Dr. Ruth Small announced recently on the AASL Forum the launching of Project ENABLE, a training website for “Expanding Nondiscriminatory Access By Librarians Everywhere,” sponsored by a Laura Bush 21st Century Librarian grant from the Institute of Museum & Library Services (IMLS). The project website explains that,
“the overall purpose of Project ENABLE is to provide ongoing professional development to raise the level of librarians’ understanding of and sensitivity for the library and information needs of students with disabilities and their ability to develop programs and services, provide adequate facilities, and select appropriate resources and technologies to meet those needs.”
I registered to participate on the site this morning, and I took the initial 30-question assessment that precedes the five modules of the online training (Disability Awareness, School Disability Law, Evaluating Accessibility, Planning Instruction, and Planning an Accessible Library). I was familiar with many questions, though admittedly the refresher was useful on topics like IEP-related policies and ADA/IDEA, but some topics have evolved or are brand new since I took special education courses or school district training. E-readers and accessibility, universal design principles, and the definitions and characteristics of learning disabilities are some areas that I’ll focus upon as I pursue the training modules.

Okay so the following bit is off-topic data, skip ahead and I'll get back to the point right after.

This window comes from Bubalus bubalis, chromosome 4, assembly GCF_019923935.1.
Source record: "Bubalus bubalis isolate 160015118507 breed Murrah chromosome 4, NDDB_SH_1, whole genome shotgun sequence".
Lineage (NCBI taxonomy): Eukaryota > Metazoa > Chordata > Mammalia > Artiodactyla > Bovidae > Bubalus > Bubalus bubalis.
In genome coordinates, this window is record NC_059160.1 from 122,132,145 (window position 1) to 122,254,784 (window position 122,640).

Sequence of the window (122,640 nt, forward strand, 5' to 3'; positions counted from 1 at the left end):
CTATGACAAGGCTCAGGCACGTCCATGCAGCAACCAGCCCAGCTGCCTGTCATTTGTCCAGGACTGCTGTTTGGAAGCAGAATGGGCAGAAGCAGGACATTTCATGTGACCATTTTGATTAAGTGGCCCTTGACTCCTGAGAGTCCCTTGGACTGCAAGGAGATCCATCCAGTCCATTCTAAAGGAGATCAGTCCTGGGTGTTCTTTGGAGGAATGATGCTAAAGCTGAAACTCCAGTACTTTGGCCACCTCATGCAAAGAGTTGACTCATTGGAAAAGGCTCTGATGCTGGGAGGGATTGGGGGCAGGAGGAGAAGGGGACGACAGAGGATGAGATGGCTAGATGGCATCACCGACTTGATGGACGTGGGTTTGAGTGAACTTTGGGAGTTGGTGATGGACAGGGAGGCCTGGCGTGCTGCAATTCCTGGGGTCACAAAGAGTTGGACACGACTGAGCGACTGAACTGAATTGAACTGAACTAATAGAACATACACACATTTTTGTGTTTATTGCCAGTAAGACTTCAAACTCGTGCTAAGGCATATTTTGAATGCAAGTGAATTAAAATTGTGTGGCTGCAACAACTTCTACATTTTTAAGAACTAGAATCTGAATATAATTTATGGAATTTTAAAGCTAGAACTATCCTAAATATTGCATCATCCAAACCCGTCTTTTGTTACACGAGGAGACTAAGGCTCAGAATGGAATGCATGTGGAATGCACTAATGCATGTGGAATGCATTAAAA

From Dr. Small’s AASL Forum announcement,
“While the site’s main target audience is school librarians, we believe it will be a valuable resource for public and academic librarians, general and special educators, administrators, parents, and their communities. The site contains five self-paced learning modules, jam-packed with useful information in a variety of formats (text, video, photos, graphics, audio over PowerPoint and more). You will find information to read, videos to view, games to play, learning exercises to challenge you, and quizzes to assess your learning.”
I know that I will have to “take my vitamins” by studying the law and policy sections before exploring the resources and instruction modules – which is the part I’m really curious to try – but I can see already that this project will be a valued source for professional development for librarians, as well as for teachers, paraprofessionals, and other school staff, and a go-to learning tool for graduate courses in school librarianship. Again, here’s the link: http://projectenable.syr.edu/
Hat tip to Dr. Ruth Small and her team for developing and sharing Project ENABLE!